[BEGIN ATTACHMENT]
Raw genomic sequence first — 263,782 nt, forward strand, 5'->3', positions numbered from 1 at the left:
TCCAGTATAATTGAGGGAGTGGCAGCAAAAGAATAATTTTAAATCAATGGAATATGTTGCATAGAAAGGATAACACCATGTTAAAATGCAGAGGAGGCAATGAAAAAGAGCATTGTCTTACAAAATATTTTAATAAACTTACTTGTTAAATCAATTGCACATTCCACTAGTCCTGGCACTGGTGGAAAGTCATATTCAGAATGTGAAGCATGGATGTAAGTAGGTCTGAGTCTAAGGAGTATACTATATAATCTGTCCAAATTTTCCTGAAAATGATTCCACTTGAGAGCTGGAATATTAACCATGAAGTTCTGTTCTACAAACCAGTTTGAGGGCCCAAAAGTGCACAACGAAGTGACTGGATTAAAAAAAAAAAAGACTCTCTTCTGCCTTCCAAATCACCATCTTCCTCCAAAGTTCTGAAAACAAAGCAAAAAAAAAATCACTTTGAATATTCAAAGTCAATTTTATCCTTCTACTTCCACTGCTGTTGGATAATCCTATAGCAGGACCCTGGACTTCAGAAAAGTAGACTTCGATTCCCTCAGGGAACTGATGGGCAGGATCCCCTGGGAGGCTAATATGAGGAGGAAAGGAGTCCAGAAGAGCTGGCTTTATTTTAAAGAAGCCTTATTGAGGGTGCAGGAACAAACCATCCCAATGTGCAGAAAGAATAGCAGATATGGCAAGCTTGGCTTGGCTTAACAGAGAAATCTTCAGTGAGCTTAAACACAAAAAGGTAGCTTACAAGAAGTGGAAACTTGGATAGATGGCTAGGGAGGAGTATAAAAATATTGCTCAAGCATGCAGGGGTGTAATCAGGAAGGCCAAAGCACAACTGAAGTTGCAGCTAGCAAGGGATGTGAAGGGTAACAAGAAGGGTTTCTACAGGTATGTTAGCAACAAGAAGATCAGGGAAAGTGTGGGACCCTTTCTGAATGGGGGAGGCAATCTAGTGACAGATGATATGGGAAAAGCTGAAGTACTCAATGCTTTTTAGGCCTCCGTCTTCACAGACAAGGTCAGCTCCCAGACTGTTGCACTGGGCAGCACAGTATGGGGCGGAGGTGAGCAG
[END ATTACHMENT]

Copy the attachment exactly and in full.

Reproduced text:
Raw genomic sequence first — 263,782 nt, forward strand, 5'->3', positions numbered from 1 at the left:
TCCAGTATAATTGAGGGAGTGGCAGCAAAAGAATAATTTTAAATCAATGGAATATGTTGCATAGAAAGGATAACACCATGTTAAAATGCAGAGGAGGCAATGAAAAAGAGCATTGTCTTACAAAATATTTTAATAAACTTACTTGTTAAATCAATTGCACATTCCACTAGTCCTGGCACTGGTGGAAAGTCATATTCAGAATGTGAAGCATGGATGTAAGTAGGTCTGAGTCTAAGGAGTATACTATATAATCTGTCCAAATTTTCCTGAAAATGATTCCACTTGAGAGCTGGAATATTAACCATGAAGTTCTGTTCTACAAACCAGTTTGAGGGCCCAAAAGTGCACAACGAAGTGACTGGATTAAAAAAAAAAAAGACTCTCTTCTGCCTTCCAAATCACCATCTTCCTCCAAAGTTCTGAAAACAAAGCAAAAAAAAAATCACTTTGAATATTCAAAGTCAATTTTATCCTTCTACTTCCACTGCTGTTGGATAATCCTATAGCAGGACCCTGGACTTCAGAAAAGTAGACTTCGATTCCCTCAGGGAACTGATGGGCAGGATCCCCTGGGAGGCTAATATGAGGAGGAAAGGAGTCCAGAAGAGCTGGCTTTATTTTAAAGAAGCCTTATTGAGGGTGCAGGAACAAACCATCCCAATGTGCAGAAAGAATAGCAGATATGGCAAGCTTGGCTTGGCTTAACAGAGAAATCTTCAGTGAGCTTAAACACAAAAAGGTAGCTTACAAGAAGTGGAAACTTGGATAGATGGCTAGGGAGGAGTATAAAAATATTGCTCAAGCATGCAGGGGTGTAATCAGGAAGGCCAAAGCACAACTGAAGTTGCAGCTAGCAAGGGATGTGAAGGGTAACAAGAAGGGTTTCTACAGGTATGTTAGCAACAAGAAGATCAGGGAAAGTGTGGGACCCTTTCTGAATGGGGGAGGCAATCTAGTGACAGATGATATGGGAAAAGCTGAAGTACTCAATGCTTTTTAGGCCTCCGTCTTCACAGACAAGGTCAGCTCCCAGACTGTTGCACTGGGCAGCACAGTATGGGGCGGAGGTGAGCAG